With this abolition of want and the fear of want, the admiration of riches would decay, and men would seek the respect and approbation of their fellows in other modes than by the acquisition and display of wealth. In this way there would be brought to the management of public affairs, and the administration of common funds, the skill, the attention, the fidelity, and integrity that can now be secured only for private interests, and a railroad or gas works might be operated on public account, not only more economically and efficiently than as at present, under joint stock management, but as economically and efficiently as would be possible under a single ownership. The prize of the Olympian games, that called forth the most strenuous exertions of all Greece, was but a wreath of wild olive; for a bit of ribbon men have over and over again performed services no money could have bought.
Shortsighted is the philosophy which counts on selfishness as the master motive of human action. It is blind to facts of which the world is full. It sees not the present, and reads not the past aright. If you would move men to action, to what shall you appeal? Not to their pockets, but to their patriotism; not to selfishness, but to sympathy. Self-interest is, as it were, a mechanical force—potent, it is true; capable of large and wide results. But there is in human nature what may be likened to a chemical force; which melts and fuses and overwhelms; to which nothing seems impossible. “All that a man hath will he give for his life”—that is self-interest. But in loyalty to higher impulses men will give even life.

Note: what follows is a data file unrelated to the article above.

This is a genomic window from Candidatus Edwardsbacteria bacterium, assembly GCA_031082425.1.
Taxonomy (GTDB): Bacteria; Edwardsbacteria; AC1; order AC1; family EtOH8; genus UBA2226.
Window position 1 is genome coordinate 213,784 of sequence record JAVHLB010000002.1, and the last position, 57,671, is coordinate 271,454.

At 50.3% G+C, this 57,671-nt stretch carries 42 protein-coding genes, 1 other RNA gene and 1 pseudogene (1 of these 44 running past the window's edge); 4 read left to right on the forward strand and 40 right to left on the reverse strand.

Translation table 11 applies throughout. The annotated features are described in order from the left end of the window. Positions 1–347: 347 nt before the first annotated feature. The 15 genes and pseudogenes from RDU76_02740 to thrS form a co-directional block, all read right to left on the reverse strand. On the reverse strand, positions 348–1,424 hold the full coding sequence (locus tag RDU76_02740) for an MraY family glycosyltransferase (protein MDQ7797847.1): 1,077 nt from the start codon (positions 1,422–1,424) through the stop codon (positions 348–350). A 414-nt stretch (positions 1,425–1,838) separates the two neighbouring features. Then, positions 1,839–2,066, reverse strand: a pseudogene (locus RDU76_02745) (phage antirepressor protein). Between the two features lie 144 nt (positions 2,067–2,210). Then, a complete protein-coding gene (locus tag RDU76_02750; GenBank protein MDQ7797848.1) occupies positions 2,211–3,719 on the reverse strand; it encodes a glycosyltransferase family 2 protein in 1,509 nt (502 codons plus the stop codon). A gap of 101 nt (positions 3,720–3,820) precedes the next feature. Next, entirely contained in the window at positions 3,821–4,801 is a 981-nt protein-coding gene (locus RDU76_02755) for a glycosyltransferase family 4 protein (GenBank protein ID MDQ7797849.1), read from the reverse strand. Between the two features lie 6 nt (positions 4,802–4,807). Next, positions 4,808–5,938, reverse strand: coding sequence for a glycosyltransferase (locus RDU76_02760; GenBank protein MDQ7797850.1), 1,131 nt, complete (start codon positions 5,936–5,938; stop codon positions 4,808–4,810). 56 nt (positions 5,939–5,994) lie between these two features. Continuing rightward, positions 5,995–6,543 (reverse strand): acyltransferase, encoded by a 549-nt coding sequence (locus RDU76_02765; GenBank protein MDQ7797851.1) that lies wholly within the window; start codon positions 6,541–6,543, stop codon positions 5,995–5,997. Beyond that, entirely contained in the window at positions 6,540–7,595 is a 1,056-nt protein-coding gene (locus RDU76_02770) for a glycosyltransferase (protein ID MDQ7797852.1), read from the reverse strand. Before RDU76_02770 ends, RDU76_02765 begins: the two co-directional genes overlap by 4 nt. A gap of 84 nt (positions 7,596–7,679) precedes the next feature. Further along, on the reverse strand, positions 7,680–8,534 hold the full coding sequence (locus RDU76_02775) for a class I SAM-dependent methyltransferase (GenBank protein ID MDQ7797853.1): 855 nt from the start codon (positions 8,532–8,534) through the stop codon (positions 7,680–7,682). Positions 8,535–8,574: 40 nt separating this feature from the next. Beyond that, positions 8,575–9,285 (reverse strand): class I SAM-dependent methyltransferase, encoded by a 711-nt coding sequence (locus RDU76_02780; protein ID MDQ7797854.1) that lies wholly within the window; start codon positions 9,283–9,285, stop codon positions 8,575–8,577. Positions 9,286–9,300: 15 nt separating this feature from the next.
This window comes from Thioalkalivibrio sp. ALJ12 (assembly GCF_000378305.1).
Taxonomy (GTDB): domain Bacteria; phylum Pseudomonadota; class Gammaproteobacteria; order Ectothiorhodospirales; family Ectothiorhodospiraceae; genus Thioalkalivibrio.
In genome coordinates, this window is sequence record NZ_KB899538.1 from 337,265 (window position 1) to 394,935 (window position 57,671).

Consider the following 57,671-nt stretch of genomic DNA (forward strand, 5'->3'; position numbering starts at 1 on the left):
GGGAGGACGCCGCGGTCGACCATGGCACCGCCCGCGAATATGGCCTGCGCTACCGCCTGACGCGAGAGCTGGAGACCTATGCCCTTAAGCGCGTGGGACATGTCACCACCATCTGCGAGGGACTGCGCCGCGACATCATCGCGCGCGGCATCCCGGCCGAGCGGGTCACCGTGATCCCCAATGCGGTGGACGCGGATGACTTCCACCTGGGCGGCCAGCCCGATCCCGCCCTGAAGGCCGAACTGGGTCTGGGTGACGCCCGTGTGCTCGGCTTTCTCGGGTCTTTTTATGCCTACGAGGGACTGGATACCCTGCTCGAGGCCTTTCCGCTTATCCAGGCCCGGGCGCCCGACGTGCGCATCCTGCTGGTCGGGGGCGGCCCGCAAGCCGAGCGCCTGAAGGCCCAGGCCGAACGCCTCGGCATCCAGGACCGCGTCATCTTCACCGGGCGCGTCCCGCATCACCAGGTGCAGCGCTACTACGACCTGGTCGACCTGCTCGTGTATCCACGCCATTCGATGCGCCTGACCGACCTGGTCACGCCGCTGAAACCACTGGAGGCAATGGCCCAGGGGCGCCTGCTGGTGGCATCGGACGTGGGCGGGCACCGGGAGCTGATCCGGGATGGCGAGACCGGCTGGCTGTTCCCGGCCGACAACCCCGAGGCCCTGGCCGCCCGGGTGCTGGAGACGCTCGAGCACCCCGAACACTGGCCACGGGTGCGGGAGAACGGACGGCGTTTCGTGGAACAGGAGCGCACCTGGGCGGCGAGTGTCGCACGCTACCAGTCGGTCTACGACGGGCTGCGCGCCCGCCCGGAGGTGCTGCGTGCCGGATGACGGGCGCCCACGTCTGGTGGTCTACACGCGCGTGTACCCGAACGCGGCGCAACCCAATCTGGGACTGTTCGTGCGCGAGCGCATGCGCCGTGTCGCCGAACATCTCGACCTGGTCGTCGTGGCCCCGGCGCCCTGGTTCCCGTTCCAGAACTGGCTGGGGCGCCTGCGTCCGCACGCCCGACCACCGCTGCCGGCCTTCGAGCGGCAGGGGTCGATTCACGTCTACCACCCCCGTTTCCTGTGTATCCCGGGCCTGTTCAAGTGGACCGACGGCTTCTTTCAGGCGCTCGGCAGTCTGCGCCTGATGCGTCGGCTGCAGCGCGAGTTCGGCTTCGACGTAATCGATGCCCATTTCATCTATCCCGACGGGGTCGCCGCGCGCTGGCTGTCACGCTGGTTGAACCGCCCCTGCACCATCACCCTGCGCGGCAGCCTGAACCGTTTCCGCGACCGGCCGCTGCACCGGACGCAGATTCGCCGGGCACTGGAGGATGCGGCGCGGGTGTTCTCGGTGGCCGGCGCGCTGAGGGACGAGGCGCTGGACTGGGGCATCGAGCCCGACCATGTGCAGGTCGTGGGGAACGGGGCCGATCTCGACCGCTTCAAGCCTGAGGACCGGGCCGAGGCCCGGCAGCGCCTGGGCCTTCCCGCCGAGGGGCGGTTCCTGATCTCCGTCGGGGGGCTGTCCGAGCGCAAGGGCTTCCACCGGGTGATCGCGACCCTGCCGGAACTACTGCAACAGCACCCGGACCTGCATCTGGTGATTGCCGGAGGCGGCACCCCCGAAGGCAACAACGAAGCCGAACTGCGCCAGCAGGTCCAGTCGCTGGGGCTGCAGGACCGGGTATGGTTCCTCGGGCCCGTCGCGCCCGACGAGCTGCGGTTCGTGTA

It is not selfishness that enriches the annals of every people with heroes and saints. It is not selfishness that on every page of the world’s history bursts out in sudden splendor of noble deeds or sheds the soft radiance of benignant lives. It was not selfishness that turned Gautama’s back to his royal home or bade the Maid of Orleans lift the sword from the altar; that held the Three Hundred in the Pass of Thermopylæ or gathered into Winkelried’s bosom the sheaf of spears; that chained Vincent de Paul to the bench of the galley, or brought little starving children, during the Indian famine, tottering to the relief stations with yet weaker starvelings in their arms. Call it religion, patriotism, sympathy, the enthusiasm for humanity, or the love of God—give it what name you will; there is yet a force which overcomes and drives out selfishness; a force which is the electricity of the moral universe; a force beside which all others are weak. Everywhere that men have lived it has shown its power, and to-day, as ever, the world is full of it. To be pitied is the man who has never seen and never felt it. Look around! among common men and women, amid the care and the struggle of daily life, in the jar of the noisy street and amid the squalor where want hides—every here and there is the darkness lighted with the tremulous play of its lambent flames. He who has not seen it has walked with shut eyes. He who looks may see, as says Plutarch, that ”the soul has a principle of kindness in itself, and is born to love, as well as to perceive, think, or remember.“